With Crazy Horse: The Lakota Warrior’s Life and Legacy, Crazy Horse’s family sets the record straight 

From the year that he was murdered in 1877 until just a couple of decades ago, Crazy Horse’s extended family, all of whom call him “grandfather,” stayed silent about the leader. Afraid of the repercussions of being the Lakota war hero’s closest blood relatives, they stayed in hiding and waited for guidance from their ancestors. Meanwhile, dozens of books were written about Crazy Horse by non-Natives, rife with misconceptions, inaccuracies and pure fictions, many of which were passed down from book to book.

Finally, in 2001, Crazy Horse’s blood relatives were ready to speak.

“[The ancestors] told us it was time for truth now,” says Floyd Clown, a close relative to Crazy Horse who lives in Eagle Butte, South Dakota. “It was time to correct everything about our grandfather and our family. To think of all of those books written, and they are all wrong.”

Crazy Horse: The Lakota Warrior's Life and Legacy - The Edwin CLown Family as told to William Matson - Hardcover, Gibbs Smith 256 pages, $25.50
  • Crazy Horse: The Lakota Warrior's Life and LegacyThe Edwin CLown Family as told to William MatsonHardcover, Gibbs Smith 256 pages, $25.50
At the same time, over a thousand miles away from Eagle Butte, in Portland, Oregon, Bill Matson was on a mission given to him by his father. During World War II, his father was a member of the 7th Cavalry (George Armstrong Custer’s cavalry) and whenever the soldiers were asked, “Who won the Battle of Little Bighorn?” Matson’s father would be rebuked for saying “the Indians.” After the war was over, he dedicated time and research to telling the Native American side of American history. His dream was to write the history of Little Bighorn from the Native point of view, but before he could finish, he died of lymphoma in 1998.

On his deathbed, Matson’s father asked him to finish the project. Matson approached it in starts and stops, learning a lot of hard lessons about history, storytelling, white privilege and Native American culture along the way. At one point, he secured an interview with a man named Eugene Little Coyote, who said he could tell him Native stories about Little Bighorn. But before he shared his tales, the man led Matson to a library and said, “Read these first.”

“So I did,” Matson says. “I read about 300 books.”

Matson had another breakthrough moment. He had traveled all the way to South Dakota, to the foot of the sacred Bear Butte, to speak to a Lakota man who said he had information about Crazy Horse. But when he arrived, he found out the meeting was off.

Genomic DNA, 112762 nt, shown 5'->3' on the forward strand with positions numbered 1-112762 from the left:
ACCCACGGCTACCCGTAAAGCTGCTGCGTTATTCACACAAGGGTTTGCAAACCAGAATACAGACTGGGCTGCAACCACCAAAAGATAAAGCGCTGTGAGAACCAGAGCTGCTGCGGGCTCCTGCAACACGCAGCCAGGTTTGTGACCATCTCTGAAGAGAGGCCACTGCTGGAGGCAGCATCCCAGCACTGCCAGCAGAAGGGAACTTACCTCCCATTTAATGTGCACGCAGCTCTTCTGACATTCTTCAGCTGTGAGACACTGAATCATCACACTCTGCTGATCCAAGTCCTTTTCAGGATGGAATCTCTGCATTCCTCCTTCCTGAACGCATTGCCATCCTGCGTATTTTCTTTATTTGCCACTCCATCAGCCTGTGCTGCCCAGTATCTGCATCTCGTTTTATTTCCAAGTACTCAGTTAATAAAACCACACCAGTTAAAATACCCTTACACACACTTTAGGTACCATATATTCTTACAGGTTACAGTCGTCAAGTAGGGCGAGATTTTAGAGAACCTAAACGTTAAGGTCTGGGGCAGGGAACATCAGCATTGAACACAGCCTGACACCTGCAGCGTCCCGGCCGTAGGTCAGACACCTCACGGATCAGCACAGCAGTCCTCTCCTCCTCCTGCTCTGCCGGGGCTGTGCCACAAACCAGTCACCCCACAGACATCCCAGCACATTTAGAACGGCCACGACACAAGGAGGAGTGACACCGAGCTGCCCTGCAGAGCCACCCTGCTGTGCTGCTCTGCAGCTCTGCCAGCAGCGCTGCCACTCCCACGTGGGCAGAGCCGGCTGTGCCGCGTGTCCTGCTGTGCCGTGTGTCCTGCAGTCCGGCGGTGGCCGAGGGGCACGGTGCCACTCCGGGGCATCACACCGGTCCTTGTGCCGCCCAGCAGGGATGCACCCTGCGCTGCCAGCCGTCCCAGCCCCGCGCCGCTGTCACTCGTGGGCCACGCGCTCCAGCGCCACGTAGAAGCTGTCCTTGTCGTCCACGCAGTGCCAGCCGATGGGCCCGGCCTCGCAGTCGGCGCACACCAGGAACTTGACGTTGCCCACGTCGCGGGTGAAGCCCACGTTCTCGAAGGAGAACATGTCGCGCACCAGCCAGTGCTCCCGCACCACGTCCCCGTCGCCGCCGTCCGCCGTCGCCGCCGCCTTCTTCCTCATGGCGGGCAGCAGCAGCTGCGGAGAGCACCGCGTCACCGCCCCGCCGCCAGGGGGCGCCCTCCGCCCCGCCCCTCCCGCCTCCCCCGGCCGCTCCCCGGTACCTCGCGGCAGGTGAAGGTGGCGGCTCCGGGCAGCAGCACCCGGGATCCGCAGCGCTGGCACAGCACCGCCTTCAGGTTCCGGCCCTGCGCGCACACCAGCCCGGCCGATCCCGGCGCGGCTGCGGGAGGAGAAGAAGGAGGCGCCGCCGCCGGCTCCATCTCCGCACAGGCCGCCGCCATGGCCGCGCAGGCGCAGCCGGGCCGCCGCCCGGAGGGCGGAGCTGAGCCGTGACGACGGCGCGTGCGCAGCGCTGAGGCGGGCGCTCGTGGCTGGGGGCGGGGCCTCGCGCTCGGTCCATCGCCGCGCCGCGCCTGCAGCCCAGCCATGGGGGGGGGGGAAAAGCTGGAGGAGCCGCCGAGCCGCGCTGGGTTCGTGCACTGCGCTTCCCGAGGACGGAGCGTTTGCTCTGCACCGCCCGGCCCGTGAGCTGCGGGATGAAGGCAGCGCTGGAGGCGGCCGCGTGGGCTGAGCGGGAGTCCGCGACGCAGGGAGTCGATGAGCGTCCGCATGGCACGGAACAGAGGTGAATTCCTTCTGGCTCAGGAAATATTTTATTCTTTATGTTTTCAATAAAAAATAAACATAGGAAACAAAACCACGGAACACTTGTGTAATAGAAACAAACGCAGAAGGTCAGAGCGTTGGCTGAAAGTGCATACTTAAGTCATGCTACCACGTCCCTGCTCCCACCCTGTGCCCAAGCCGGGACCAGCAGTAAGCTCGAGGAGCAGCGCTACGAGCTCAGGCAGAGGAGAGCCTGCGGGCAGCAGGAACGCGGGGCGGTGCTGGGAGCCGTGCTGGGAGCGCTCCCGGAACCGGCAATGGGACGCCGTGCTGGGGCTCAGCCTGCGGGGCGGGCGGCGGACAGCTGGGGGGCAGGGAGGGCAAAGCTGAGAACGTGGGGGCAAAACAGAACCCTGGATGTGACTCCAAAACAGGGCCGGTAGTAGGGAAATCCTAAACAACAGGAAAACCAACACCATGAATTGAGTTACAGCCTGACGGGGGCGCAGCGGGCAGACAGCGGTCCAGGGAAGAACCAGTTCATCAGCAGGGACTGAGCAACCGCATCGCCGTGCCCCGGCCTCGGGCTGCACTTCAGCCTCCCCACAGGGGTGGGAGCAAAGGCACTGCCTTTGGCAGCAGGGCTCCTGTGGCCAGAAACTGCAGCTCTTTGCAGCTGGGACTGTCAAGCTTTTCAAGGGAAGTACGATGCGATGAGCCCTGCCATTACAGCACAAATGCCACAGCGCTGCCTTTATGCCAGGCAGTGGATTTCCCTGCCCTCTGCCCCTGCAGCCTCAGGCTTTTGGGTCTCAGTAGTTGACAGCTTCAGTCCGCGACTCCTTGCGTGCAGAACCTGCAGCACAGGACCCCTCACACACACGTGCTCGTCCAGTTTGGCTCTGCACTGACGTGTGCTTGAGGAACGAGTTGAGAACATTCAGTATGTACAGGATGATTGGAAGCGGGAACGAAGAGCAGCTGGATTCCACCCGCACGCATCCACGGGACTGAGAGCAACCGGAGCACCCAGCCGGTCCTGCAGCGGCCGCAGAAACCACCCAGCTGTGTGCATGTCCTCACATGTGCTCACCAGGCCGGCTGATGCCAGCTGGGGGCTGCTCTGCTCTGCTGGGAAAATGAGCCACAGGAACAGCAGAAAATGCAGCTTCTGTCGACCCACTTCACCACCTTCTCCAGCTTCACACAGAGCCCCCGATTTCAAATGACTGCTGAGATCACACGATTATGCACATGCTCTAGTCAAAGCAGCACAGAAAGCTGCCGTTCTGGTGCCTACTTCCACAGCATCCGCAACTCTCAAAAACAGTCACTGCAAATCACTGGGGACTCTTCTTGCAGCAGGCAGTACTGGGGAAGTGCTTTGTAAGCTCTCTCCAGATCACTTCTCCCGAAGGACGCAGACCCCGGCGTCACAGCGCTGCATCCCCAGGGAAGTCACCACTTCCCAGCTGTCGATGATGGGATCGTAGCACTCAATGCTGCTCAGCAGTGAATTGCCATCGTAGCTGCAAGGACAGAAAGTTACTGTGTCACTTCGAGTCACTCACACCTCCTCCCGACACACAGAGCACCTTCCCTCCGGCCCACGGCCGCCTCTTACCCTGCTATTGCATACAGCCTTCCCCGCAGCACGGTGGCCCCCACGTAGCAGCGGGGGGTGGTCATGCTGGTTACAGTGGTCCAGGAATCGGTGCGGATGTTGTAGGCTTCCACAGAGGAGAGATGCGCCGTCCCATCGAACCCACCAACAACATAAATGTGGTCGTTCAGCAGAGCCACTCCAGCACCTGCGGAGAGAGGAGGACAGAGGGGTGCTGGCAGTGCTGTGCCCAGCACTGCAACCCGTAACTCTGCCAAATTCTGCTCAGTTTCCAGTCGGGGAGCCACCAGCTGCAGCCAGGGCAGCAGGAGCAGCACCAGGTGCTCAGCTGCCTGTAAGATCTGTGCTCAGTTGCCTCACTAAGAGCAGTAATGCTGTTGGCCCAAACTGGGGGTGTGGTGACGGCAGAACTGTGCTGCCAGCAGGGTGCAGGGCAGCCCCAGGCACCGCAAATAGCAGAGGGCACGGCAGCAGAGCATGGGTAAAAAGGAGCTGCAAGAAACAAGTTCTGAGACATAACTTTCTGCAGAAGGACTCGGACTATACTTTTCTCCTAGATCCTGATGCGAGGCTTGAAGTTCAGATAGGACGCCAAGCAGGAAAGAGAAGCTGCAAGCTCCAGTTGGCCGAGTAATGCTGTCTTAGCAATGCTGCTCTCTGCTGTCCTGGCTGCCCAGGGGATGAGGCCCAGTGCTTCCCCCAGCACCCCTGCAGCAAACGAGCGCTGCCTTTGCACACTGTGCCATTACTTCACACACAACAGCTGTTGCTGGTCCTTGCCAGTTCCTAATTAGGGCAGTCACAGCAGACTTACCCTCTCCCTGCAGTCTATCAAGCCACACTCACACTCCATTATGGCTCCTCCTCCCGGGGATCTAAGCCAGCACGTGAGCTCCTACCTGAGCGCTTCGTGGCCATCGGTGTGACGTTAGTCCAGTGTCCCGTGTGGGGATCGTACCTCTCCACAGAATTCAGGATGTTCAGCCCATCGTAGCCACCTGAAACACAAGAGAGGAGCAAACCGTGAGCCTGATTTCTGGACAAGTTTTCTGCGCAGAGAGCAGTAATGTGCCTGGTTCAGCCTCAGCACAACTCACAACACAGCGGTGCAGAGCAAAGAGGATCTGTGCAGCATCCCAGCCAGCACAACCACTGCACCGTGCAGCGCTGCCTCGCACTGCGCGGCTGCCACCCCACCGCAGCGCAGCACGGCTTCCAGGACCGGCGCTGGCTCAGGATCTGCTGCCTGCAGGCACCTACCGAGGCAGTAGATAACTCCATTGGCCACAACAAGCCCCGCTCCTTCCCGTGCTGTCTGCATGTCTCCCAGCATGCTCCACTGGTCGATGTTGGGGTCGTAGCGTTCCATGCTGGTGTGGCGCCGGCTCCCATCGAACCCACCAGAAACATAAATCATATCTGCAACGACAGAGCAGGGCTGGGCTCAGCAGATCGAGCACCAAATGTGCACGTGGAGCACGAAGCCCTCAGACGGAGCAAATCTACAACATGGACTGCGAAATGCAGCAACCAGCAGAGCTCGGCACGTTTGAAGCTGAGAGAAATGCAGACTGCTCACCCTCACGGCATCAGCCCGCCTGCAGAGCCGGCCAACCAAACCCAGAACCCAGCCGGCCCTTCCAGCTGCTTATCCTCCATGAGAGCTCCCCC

“After I was stood up, being a typical white man, I started to climb,” Matson says. “I realized I had been studying the history, but not the spirituality. My father talked to me and said, ‘Open your heart.’ I knew I had to get to the spiritual side and that I had to write the book on their terms.”

He realized he needed to get to know the families and earn their trust before asking for their stories. He also understood that none of the stories would ever be his to tell: He would be a conduit.

Finally, in 2001, armed with both knowledge and an open heart, Matson connected with Doug War Eagle, one of the three administrators and spokesmen of the Crazy Horse estate. War Eagle said the family would open up and tell their story, but first they would take Matson into a sweat lodge and make sure his heart was good. It was.

“Bill was sent to us,” Clown says. “From our ceremonies, we were told we would get help from four directions, and he came to us from the west. He went to all the sites. He heard the truth and put it down on paper.”

Sixteen years later, after countless interviews (and after moving to South Dakota himself), Matson and the Edward Clown family released Crazy Horse: The Lakota Warrior’s Life and Legacy, the first book about the war hero that is told completely from Native oral histories, and verified by his closest surviving relatives. In order to preserve the tradition of oral history as much as possible, the book is written in first person.

“I tried to leave as little a footprint as I could,” Matson says. “I wanted the reader to feel as though they were talking directly to the family, which to a certain extent, they are. I tried to include the emotion of it, too, because without the emotion, it’s not the same story. When someone would cry or their voice would crack, I included that in the experience.”

The book reveals missing factual puzzle pieces (such as Crazy Horse’s true subtribe and how Custer might have died at Little Bighorn) and deals with larger, thematic differences regarding how Crazy Horse has been portrayed.

“I hope readers can learn to be open, and have an open heart,” Clown says. “My grandfather once said that there’s no more truth and honesty and trust in this world. That’s what we have to bring back.”

Floyd Clown, Doug War Eagle and William Matson discuss Crazy Horse at Shakespeare & Co. Thu., Aug. 3, at 7 PM. Free.

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